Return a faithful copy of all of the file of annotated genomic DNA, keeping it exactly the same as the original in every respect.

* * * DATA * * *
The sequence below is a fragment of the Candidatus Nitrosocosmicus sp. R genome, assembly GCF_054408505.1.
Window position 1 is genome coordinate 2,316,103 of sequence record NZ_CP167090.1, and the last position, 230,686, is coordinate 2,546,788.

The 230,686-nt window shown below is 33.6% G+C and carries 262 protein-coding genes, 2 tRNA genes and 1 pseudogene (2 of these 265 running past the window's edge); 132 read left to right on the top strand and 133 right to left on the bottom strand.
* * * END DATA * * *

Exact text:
The sequence below is a fragment of the Candidatus Nitrosocosmicus sp. R genome, assembly GCF_054408505.1.
Window position 1 is genome coordinate 2,316,103 of sequence record NZ_CP167090.1, and the last position, 230,686, is coordinate 2,546,788.

The 230,686-nt window shown below is 33.6% G+C and carries 262 protein-coding genes, 2 tRNA genes and 1 pseudogene (2 of these 265 running past the window's edge); 132 read left to right on the top strand and 133 right to left on the bottom strand.